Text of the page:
About the Author:
Dr. Jane B. Schulz

Jane B. Schulz, EdD, is an inspirational speaker, writer, educator and mother of four adults, one of whom has Down syndrome. She devoted her life to advocacy for children and adults with disabilities, is considered a pioneer in special education and civil rights, and continues her outreach with "Grown Man Now," a memoir of a special educator.

Professor Emerita of Western Carolina University, she earned her doctorate in Special Education at Auburn University in 1971. Her masters degree in Mental Retardation and Psychology, and her undergraduate degree in Elementary Education and Special Education, are also from Auburn.

Dr. Schulz taught elementary and special education in public schools for five years and at Western Carolina University for more than twenty years. Advocate and educator, she received a number of awards, notably the Distinguished Service Award by the Exceptional Children’s Division of the North Carolina Department of Public Instruction in 2000; the Felix Barker Award by the NC Federation for Exceptional Children; the Distinguished Teacher Award and the Paul A. Reid Distinguished Service Award at Western Carolina University. State President for the Council for Exceptional Children, she was also active in The American Association on Mental Retardation (now The American Association on Intellectual and Developmental Disabilities), the Association for Retarded Children (now ARC) and other mental health and advocacy organizations.

Academic books by Jane B. Schulz include "Mainstreaming Exceptional Students: A Guide for Classroom Teachers," considered a landmark text in the field. First and second editions were co-authored with Ann P. Turnbull (co-founder, co-director and distinguished professor at the Beach Center on Disability at the University of Kansas) under the title "Mainstreaming Handicapped Students...;" third and fourth editions were expanded in content to include all exceptional students.

Along with Dr. Schulz’s expertise as a teacher of children with disabilities and of college students preparing for careers in education, her textbook — "Parents and Professionals in Special Education" — also drew from her experiences as a mother of children who are gifted and another child with Down syndrome. This same diverse experience benefits Bridging the Family-Professional Gap, which she edited with Billy T. Ogletree, PhD and Martin A. Fischer, PhD of Western Carolina University.

Additional works by Schulz include book chapters, featured in multiple editions of the following books: Turnbull et al: "Cognitive Coping, Families & Disability" and "Parents Speak Out;" and Banks and Banks "Multicultural Education." Her numerous articles were published in professional journals, including: Teaching Exceptional Children, Education Quarterly, Speech Language and Hearing Journal, American Journal on Mental Retardation, Education and Training of the Mentally Retarded, and The Education Digest.

She has delivered hundreds of presentations and workshops in half of the nation’s states. Her main topics are: Inclusion of Students with Disabilities, Teaching Techniques in Special Education, Building Communication Skills, Parent-Professional Collaboration, Celebrating Diversity, and Developing Positive Attitudes.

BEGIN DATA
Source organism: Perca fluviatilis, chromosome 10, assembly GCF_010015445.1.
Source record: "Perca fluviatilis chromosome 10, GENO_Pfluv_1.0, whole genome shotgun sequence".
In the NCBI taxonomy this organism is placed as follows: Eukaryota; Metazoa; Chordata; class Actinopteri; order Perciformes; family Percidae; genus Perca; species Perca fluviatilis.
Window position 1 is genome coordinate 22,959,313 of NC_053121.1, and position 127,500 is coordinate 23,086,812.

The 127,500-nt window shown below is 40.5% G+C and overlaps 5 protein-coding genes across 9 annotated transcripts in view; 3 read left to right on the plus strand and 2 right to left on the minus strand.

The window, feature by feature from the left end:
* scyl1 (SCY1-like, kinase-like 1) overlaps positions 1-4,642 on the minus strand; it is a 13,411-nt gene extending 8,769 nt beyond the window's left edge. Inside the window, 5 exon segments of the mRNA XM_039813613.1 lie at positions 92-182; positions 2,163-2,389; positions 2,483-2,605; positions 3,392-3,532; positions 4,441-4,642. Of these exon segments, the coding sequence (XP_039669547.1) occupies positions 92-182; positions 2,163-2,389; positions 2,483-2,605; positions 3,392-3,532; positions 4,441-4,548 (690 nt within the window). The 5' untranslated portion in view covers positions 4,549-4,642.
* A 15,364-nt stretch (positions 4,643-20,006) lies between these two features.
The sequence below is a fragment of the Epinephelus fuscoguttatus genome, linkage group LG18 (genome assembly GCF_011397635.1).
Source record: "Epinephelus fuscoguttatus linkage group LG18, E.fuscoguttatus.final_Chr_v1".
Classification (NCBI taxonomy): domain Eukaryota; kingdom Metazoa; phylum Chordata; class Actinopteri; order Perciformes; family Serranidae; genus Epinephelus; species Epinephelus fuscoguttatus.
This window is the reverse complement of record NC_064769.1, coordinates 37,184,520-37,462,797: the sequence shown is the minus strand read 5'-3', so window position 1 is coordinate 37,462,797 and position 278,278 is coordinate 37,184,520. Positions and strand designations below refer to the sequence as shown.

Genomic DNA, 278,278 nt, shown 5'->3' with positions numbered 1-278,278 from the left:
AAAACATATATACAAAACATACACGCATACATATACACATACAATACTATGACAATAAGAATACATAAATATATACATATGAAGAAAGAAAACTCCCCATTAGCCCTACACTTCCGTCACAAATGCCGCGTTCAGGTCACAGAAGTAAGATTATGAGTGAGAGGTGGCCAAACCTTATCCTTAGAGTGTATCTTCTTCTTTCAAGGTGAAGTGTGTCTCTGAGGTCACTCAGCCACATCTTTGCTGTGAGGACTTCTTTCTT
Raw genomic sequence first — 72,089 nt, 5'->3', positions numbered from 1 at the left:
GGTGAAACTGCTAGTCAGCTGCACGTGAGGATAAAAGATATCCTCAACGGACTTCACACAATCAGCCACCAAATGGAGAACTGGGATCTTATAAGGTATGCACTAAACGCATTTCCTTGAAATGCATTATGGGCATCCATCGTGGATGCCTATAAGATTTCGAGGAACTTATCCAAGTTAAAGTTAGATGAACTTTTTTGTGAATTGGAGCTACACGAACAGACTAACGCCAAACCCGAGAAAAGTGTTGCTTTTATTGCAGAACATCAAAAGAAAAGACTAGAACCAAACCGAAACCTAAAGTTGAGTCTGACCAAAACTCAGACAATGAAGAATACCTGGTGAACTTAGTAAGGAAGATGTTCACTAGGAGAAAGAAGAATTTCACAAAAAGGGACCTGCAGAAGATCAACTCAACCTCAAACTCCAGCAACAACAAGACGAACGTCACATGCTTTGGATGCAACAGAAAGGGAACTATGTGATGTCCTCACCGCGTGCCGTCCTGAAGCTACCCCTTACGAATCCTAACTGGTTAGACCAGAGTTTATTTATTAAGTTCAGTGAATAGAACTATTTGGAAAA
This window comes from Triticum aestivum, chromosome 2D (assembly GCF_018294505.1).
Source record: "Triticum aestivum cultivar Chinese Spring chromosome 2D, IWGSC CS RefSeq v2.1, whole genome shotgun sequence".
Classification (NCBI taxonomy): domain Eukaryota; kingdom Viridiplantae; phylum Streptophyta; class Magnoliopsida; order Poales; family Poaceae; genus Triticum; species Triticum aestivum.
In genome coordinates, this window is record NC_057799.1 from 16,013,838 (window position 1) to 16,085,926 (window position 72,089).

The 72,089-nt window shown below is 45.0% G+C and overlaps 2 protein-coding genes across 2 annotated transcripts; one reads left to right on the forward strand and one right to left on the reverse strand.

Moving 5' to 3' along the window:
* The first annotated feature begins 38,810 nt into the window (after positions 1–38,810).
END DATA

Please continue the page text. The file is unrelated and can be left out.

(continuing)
Dr. Schulz lives in Kingsport, Tennessee with her son. Billy Schulz often presents with her to administrators, teachers and other professionals, families of children with disabilities, churches, youth and civic groups. Audiences respond warmly and enthusiastically to their message of inspiration, optimism, courage and determination. Chronicled in GROWN MAN NOW, their lives, opinions and experiences are further expressed on their website, where readers may interact on their blog, view video interviews, and find solid information relating to adults with disabilities. Please visit grownmannow.com.

For more on her academic writing, click here.


From Grown Man Now:

Frequently, people tell me, “You have done a wonderful job in raising Billy.” I hasten to tell them that Billy’s development into such a fine man has resulted from the influence of a host of people. In addition to his loving and supportive family, we have had encouragement and affirmation from teachers, friends, employers, and sometimes from strangers who interact with him. I am deeply grateful to all the sensitive people who have contributed to his growth and to mine.

In writing this book I have also relied on input from family members and from friends. I appreciate those who have read the pre-publication copy and have made sensitive and validating suggestions and comments. They include Lisa Bloom, Embry Burrus, Beth Calvert, Gurney Chambers, Jos de Wit, Michael Dougherty, Michelle Estes, Beverly Jackson, Ann Overton, David Shapiro, Ann Turnbull, Nan Watkins, and David Westling. Thank you for your time and for your insight. I am also grateful to my editor, Betsy White, for her in-depth and enthusiastic appraisal of my work.

My children have made this book possible. John, while writing his own book, carefully read each of my chapters, provided immediate feedback, and explored publication issues for me. Tom gave me early and valuable advice, urged me to include my “gravel roads” and made succinct comments all along the way. Mary brought her dynamic writing, editing, and design skills to the task of bringing my mission to the public.

Billy was the inspiration for the book, my teaching, and much of my life.